Shares of action camera maker GoPro (NASDAQ: GPRO ) have been on a ride so wild it may appear in its own video. After an initial public offering price of $24 per share in June, the stock quickly rocketed up to nearly $50 per share. However, after the early euphoria, shares quickly fell to their current price of approximately $38.
As often occurs with new and volatile companies, opinions vary widely as to its future path. As such, it pays for potential investors to consider both a bullish and a bearish argument before deciding whether to buy the company. Here are three reasons why GoPro's stock could fall further.
It isn't a media company, despite its best intentions
GoPro has recently touted its media intentions, going as far as calling itself a media company during the IPO process. Just how much money was GoPro making from content at that time? Well, according to its S-1: "As of December 31, 2013, we had not derived revenue from the distribution of, or social engagement with, our content on the GoPro Network."
In contrast, although not specifically broken out, Google's YouTube revenue was pegged at $3.5 billion during 2013; after payments to partners that number drops to $1.5 billion. Even if GoPro can grow revenue from zero to one-tenth of YouTube's revenue -- a nearly impossible feat -- assuming all other factors are equal this would add $350 million per year to GoPro's bottom line. Since we only have a half-year until GoPro's annual results, we'll halve that to $175 million. Since analysts estimate GoPro's revenue to be $1.24 billion for this fiscal year, the additional $175 million would be roughly 12.3% of its total.
Top and bottom-line growth is nothing
We all know the seduction of investing in IPOs: You get in on the "ground floor" of a high-growth company and rake in the benefits. Well, GoPro isn't necessarily high growth when you consider a year-over-year comparison between the first two fiscal quarters of 2013 and 2014.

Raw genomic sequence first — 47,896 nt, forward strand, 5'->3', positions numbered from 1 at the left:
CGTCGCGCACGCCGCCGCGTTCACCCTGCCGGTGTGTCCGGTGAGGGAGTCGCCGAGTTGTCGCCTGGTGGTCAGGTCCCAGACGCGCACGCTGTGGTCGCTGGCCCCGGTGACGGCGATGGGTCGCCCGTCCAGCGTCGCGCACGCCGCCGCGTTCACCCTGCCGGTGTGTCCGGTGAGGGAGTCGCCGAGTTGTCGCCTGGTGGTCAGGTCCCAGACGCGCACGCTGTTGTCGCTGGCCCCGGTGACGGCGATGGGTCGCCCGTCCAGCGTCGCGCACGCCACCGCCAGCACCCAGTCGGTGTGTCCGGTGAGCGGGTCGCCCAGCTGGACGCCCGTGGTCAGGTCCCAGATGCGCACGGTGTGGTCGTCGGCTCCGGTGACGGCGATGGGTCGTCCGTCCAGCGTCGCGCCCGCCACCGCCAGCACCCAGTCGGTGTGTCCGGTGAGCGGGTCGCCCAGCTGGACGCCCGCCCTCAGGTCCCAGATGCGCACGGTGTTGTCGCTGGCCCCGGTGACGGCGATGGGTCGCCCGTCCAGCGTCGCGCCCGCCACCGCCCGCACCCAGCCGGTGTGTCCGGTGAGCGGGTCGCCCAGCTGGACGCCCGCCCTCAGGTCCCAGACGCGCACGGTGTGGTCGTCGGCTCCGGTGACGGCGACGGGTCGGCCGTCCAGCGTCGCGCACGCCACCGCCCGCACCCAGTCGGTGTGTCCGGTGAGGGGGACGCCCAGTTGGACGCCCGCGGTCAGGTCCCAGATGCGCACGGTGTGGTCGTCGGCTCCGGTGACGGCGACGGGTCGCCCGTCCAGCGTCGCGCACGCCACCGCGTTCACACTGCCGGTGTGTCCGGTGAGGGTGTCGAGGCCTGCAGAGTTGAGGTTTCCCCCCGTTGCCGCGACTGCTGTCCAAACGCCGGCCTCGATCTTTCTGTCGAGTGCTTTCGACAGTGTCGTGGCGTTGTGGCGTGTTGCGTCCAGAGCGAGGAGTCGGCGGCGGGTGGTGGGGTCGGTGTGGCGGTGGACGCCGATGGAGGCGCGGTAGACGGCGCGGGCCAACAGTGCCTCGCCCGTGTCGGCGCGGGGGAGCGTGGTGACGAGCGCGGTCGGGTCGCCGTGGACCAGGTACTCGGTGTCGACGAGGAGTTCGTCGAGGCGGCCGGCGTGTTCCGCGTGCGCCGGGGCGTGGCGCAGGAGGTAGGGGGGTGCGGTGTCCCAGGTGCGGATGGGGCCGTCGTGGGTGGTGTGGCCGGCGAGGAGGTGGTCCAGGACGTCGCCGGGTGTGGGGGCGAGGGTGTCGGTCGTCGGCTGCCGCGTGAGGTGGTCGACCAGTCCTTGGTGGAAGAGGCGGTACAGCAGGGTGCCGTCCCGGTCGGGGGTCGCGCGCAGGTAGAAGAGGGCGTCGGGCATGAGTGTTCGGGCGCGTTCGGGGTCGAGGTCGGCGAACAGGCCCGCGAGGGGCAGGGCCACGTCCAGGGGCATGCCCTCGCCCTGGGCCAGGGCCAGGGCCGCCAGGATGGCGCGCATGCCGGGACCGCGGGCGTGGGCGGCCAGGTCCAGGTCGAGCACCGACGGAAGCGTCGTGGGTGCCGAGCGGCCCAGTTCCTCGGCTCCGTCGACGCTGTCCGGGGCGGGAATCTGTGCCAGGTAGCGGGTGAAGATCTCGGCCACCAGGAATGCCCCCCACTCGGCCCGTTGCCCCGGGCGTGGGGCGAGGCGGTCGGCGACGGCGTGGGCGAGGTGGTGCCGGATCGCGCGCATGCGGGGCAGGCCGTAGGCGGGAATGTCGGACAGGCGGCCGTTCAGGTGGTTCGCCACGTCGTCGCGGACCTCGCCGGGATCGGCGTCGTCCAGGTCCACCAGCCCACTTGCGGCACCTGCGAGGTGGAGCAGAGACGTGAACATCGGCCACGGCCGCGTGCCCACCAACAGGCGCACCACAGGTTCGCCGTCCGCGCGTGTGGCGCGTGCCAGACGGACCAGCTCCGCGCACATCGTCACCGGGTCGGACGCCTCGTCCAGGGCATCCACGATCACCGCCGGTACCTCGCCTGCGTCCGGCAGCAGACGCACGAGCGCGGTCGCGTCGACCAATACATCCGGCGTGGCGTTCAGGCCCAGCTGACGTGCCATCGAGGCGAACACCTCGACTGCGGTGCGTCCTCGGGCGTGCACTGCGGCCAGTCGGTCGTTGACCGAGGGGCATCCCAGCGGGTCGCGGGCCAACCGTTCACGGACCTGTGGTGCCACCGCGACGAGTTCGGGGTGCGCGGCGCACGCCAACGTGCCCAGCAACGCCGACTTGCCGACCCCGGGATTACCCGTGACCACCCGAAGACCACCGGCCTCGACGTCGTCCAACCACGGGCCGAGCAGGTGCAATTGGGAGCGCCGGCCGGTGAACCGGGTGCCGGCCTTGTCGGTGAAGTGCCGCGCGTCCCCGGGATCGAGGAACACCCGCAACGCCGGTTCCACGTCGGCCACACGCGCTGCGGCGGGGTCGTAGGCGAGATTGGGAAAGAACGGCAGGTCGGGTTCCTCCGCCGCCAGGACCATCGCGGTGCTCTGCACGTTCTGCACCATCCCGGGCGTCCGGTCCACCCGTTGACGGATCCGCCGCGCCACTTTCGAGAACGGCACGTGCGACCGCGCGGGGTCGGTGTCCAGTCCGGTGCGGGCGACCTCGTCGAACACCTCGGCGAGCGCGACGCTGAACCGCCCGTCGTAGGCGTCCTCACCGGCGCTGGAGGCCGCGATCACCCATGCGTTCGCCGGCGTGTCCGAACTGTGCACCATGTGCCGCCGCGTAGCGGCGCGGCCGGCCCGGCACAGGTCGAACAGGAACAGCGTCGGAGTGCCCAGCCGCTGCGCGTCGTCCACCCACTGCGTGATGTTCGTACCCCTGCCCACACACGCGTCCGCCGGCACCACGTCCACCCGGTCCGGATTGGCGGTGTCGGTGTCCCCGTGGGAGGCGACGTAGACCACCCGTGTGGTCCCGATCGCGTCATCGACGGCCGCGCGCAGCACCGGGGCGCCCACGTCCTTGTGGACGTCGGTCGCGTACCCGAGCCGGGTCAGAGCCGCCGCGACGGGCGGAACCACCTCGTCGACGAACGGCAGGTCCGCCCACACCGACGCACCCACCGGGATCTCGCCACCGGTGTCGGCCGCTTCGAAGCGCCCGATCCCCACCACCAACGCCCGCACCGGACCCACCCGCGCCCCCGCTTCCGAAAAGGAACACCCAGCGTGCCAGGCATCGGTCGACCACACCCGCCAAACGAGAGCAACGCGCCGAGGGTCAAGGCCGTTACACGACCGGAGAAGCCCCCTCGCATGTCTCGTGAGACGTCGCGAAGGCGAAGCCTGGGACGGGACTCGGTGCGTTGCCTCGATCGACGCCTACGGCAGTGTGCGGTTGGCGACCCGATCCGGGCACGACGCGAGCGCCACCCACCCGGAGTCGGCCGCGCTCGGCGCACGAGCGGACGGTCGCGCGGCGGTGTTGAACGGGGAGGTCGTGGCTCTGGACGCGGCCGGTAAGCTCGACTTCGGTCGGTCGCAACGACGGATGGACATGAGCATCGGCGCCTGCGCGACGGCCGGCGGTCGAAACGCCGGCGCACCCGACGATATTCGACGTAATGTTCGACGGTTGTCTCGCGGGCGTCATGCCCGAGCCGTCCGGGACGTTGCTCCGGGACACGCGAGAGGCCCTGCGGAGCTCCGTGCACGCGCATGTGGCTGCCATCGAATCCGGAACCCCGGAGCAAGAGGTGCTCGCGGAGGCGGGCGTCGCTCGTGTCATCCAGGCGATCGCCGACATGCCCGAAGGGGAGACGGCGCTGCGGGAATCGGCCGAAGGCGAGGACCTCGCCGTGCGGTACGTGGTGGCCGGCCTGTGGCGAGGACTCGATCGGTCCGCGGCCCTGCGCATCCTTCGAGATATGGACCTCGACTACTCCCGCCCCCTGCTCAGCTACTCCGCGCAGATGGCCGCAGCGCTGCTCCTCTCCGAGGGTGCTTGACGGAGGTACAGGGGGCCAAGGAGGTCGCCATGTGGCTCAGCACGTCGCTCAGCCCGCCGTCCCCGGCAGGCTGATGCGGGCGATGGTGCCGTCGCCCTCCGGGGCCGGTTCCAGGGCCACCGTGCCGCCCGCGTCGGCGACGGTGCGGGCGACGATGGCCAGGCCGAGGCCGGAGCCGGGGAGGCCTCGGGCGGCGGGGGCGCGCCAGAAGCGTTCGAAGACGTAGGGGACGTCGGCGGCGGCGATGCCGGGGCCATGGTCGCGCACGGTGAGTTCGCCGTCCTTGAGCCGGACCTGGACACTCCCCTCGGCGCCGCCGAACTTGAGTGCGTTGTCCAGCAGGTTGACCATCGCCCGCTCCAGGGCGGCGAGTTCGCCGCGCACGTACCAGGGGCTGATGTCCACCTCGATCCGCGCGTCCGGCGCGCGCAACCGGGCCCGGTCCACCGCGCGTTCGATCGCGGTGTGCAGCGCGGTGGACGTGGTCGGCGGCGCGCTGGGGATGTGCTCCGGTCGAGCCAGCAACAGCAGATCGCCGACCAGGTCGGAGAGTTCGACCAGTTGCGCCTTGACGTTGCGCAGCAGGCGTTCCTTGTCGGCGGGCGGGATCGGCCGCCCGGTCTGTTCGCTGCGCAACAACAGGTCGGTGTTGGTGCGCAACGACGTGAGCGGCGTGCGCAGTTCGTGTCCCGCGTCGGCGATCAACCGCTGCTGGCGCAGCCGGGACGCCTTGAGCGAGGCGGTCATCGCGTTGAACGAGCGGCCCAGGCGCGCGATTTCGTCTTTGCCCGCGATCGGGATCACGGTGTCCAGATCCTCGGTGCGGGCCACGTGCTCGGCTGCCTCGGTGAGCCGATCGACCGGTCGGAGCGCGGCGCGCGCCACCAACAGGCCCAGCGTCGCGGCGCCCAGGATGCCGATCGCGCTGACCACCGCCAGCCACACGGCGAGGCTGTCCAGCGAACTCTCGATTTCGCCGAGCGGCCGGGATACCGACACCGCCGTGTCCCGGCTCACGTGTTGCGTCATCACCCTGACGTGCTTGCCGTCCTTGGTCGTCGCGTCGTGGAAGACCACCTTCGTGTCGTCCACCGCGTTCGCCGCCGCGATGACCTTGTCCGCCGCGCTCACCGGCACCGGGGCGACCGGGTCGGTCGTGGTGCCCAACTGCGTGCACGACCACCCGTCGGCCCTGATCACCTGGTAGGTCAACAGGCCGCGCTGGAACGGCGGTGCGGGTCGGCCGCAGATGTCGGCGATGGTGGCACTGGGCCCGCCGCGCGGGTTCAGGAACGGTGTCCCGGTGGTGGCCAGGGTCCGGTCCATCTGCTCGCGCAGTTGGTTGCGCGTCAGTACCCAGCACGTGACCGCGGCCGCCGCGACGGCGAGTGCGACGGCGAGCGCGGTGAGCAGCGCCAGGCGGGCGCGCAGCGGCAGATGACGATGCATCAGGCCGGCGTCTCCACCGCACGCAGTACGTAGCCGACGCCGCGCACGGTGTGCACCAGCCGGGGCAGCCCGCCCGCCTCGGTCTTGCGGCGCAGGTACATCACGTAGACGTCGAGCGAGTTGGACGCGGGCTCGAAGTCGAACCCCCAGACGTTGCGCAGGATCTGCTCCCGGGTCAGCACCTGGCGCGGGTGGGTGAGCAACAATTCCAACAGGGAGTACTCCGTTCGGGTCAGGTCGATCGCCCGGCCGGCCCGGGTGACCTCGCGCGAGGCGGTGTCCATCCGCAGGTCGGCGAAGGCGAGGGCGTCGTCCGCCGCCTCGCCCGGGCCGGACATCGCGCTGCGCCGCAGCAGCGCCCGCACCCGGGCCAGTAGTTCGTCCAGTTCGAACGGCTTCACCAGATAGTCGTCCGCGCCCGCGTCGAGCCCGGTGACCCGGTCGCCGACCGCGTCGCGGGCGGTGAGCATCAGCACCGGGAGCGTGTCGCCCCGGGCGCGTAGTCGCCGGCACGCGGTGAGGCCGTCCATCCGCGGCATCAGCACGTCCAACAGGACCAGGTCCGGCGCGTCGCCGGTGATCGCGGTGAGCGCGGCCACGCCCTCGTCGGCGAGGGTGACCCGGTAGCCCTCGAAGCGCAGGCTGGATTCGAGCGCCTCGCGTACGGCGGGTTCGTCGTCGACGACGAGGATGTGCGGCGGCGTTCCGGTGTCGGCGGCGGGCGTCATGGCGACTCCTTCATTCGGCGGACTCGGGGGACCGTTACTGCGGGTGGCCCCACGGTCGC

|Fiscal Quarter||Q1' 13||Q2' 13||Total||Q1' 14||Q2' 14||Total||Growth|
As you can see, in 2014 GoPro increased its revenue 11.1% year over year. A solid increase, absolutely, but not exactly groundbreaking when you're looking at a company that is trading at a price-to-sales ratio of nearly three times on a trailing-12-month basis.
GoPro was actually profitable prior to its IPO, but that trend has reversed. After reporting net income of nearly $50 million in the holiday-laden fourth quarter of 2013, GoPro reported another profit of $11 million in its first quarter and a loss of nearly $20 million in its recently reported second quarter. On a year-over-year basis, this year's first and second quarters were both worse than last year's results, which saw the company report a $16.7 million profit and a $5.1 million loss, respectively.
How differentiated is this product?
Go-Pro must also watch its back for competition. Just a mere decade ago, digital cameras were all the rage. However, with the addition of cameras in smartphones and tablets, that product category has essentially been disrupted.
Although the camcorder market is improving, in part due to GoPro's success, each new phone iteration has the potential to encroach upon its territory. So far, GoPro has done well by filling a niche in the camcorder market--the company's market share has exploded from 11% in December 2011 to 45% in 2013.
But GoPro understands this puts a large target on its back. From the S-1:
Moreover, smartphones and tablets with photo and video functionality have significantly displaced traditional camera sales. It is possible that, in the future, the manufacturers of these devices, such as Apple and Samsung, may design them for use in a range of conditions, including challenging physical environments, or develop products similar to ours.
If a multiproduct giant such as Apple or Samsung entered this action camcorder business or brought that functionality to its smartphone lineup, GoPro could really suffer. However, the company appears to be cozying up to potential rival Microsoft by specifically mentioning their recent partnership in its S-1. It appears that Microsoft is returning the favor by working on video stabilization algorithms for GoPro cameras in its research labs.
Before you purchase a company, you should always prepare both a bullish and a bearish thesis. For such a highly valued company, GoPro faces issues on a host of fronts, including monetizing its content, continuing to grow a top line that is fully dependent on a single product with minor variants, and possible competition from deep-pocketed rivals. It appears GoPro's wild ride will continue; I just hope someone's filming it.
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